5.   A more detailed projected curve should be developed for  the

        entire air quality control region.

B.  Program Actions

    1.   A review of the compliance schedules for the AQCR should be

        conducted to determine if any sources  have failed to meet  any scheduled
          -."•*           •                             *
        milestones or final compliance dates.
    2.   The State should be notified that a more effective  implementation of

        the new source review procedures is needed to restrict growth in

        certain areas.

    3.   A special study should be initiated to determine the cause of the

        present air quality problem and the results are expected by	.

C. 'Legal Actions

    1.   EPA/State enforcement action is necessary

    2.   Plan  revisions is determined to be necessary and the State has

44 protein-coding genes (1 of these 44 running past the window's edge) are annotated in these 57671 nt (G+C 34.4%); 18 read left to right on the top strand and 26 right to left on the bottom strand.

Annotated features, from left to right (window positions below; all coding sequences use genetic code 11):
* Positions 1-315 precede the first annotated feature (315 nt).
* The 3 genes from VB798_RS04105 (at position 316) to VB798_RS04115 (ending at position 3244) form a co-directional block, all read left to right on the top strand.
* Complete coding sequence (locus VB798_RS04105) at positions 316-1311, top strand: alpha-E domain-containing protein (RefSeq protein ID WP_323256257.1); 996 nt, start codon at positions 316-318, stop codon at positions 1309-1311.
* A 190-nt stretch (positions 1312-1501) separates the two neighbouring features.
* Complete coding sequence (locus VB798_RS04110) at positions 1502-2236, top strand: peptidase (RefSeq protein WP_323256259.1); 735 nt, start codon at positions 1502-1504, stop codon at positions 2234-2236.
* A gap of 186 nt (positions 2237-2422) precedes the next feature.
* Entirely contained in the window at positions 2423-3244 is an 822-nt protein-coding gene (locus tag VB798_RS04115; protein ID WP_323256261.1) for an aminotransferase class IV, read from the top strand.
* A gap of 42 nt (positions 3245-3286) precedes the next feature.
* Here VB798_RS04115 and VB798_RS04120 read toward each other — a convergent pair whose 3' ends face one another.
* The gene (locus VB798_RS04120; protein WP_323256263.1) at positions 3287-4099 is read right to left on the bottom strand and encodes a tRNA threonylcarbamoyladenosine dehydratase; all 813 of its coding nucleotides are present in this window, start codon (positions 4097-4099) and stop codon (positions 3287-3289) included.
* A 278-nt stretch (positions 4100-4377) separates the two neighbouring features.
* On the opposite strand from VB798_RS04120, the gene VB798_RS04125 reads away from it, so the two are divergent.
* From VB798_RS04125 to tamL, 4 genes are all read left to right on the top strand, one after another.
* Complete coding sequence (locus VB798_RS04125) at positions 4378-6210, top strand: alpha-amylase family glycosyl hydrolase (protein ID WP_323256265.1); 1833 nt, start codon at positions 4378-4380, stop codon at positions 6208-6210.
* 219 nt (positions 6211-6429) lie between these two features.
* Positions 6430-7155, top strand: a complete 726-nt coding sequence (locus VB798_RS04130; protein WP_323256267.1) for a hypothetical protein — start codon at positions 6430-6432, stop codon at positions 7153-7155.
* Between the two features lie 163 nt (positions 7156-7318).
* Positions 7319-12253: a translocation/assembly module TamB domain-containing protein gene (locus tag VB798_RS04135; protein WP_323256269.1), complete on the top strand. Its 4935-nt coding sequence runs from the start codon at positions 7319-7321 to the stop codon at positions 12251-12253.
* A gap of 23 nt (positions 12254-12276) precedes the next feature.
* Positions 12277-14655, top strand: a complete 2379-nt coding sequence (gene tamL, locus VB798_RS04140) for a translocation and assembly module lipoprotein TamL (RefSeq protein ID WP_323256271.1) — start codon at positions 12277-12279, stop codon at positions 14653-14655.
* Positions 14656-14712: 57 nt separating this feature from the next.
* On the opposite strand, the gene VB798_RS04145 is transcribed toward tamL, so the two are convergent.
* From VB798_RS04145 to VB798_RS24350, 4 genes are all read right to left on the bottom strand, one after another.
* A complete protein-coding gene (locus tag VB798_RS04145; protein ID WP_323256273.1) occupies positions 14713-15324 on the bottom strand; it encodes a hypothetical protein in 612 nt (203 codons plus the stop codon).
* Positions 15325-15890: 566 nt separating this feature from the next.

been  notified of the need for the revision.

    3.  The State's plan revision has not been submitted or approvpri

        and work has been  initiated by EPA to develop the necessary

                        PRMS  Responsibilities
OAQPS Responsibilities
  o  Calculate initial emission/time curve
  o  Develop initial  projected air quality  curve  (Proportional model)
  o  Perform the computer analysis of measured vs  projected  air  quality
  o  Notify each Regional Office of possible deficiencies
  o  Prepare a summary of the PRMS analysis for the Administrator's
       Progress Report
  0  Offer technical  assistance to the Regional Office in  investigating
       identified deficiencies
  o  If requested, rerun computer analysis  with additional  data  provided
       by the Regional Office

Reg i on a1 Office Res pon s i b i1i t i es
  °  Investigate areas with possible deficiencies
  o  Inform OAQPS of the results of the investigation
  o  If a new projected air'quality curve is determined to be necessary,
       it should be developed by the R.O.'s and submitted to OAQPS fo'r
       a rerun of the PRMS analysis.
  o  If a plan revision is determined to be necessary by the R.O., inform